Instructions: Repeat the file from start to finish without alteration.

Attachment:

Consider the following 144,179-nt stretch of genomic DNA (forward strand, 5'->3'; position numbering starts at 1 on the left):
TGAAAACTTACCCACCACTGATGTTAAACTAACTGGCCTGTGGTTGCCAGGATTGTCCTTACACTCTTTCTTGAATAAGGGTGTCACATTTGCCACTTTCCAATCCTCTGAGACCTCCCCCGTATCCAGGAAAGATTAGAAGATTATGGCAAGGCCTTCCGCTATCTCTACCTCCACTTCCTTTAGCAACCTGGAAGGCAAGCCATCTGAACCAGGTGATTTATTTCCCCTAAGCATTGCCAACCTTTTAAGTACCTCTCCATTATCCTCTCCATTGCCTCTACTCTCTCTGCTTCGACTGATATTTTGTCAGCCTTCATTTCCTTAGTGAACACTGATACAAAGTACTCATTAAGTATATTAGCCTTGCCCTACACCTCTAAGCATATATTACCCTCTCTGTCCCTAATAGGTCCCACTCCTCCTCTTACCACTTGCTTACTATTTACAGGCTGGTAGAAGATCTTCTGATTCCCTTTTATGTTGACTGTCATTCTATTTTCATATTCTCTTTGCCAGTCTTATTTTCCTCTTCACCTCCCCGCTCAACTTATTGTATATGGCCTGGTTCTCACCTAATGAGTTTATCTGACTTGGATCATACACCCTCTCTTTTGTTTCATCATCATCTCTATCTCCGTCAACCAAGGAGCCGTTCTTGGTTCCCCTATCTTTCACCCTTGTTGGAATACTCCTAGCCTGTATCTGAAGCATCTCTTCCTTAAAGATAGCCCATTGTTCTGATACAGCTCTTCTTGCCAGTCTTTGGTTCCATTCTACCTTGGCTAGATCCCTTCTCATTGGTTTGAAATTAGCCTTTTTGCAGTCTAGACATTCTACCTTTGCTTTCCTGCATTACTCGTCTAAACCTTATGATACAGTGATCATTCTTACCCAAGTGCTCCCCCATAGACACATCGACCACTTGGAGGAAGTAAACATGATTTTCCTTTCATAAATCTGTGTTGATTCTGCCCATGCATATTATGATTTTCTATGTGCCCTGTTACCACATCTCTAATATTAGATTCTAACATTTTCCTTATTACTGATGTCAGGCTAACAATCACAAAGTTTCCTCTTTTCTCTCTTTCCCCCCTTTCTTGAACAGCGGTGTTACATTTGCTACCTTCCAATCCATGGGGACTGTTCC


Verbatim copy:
Consider the following 144,179-nt stretch of genomic DNA (forward strand, 5'->3'; position numbering starts at 1 on the left):
TGAAAACTTACCCACCACTGATGTTAAACTAACTGGCCTGTGGTTGCCAGGATTGTCCTTACACTCTTTCTTGAATAAGGGTGTCACATTTGCCACTTTCCAATCCTCTGAGACCTCCCCCGTATCCAGGAAAGATTAGAAGATTATGGCAAGGCCTTCCGCTATCTCTACCTCCACTTCCTTTAGCAACCTGGAAGGCAAGCCATCTGAACCAGGTGATTTATTTCCCCTAAGCATTGCCAACCTTTTAAGTACCTCTCCATTATCCTCTCCATTGCCTCTACTCTCTCTGCTTCGACTGATATTTTGTCAGCCTTCATTTCCTTAGTGAACACTGATACAAAGTACTCATTAAGTATATTAGCCTTGCCCTACACCTCTAAGCATATATTACCCTCTCTGTCCCTAATAGGTCCCACTCCTCCTCTTACCACTTGCTTACTATTTACAGGCTGGTAGAAGATCTTCTGATTCCCTTTTATGTTGACTGTCATTCTATTTTCATATTCTCTTTGCCAGTCTTATTTTCCTCTTCACCTCCCCGCTCAACTTATTGTATATGGCCTGGTTCTCACCTAATGAGTTTATCTGACTTGGATCATACACCCTCTCTTTTGTTTCATCATCATCTCTATCTCCGTCAACCAAGGAGCCGTTCTTGGTTCCCCTATCTTTCACCCTTGTTGGAATACTCCTAGCCTGTATCTGAAGCATCTCTTCCTTAAAGATAGCCCATTGTTCTGATACAGCTCTTCTTGCCAGTCTTTGGTTCCATTCTACCTTGGCTAGATCCCTTCTCATTGGTTTGAAATTAGCCTTTTTGCAGTCTAGACATTCTACCTTTGCTTTCCTGCATTACTCGTCTAAACCTTATGATACAGTGATCATTCTTACCCAAGTGCTCCCCCATAGACACATCGACCACTTGGAGGAAGTAAACATGATTTTCCTTTCATAAATCTGTGTTGATTCTGCCCATGCATATTATGATTTTCTATGTGCCCTGTTACCACATCTCTAATATTAGATTCTAACATTTTCCTTATTACTGATGTCAGGCTAACAATCACAAAGTTTCCTCTTTTCTCTCTTTCCCCCCTTTCTTGAACAGCGGTGTTACATTTGCTACCTTCCAATCCATGGGGACTGTTCC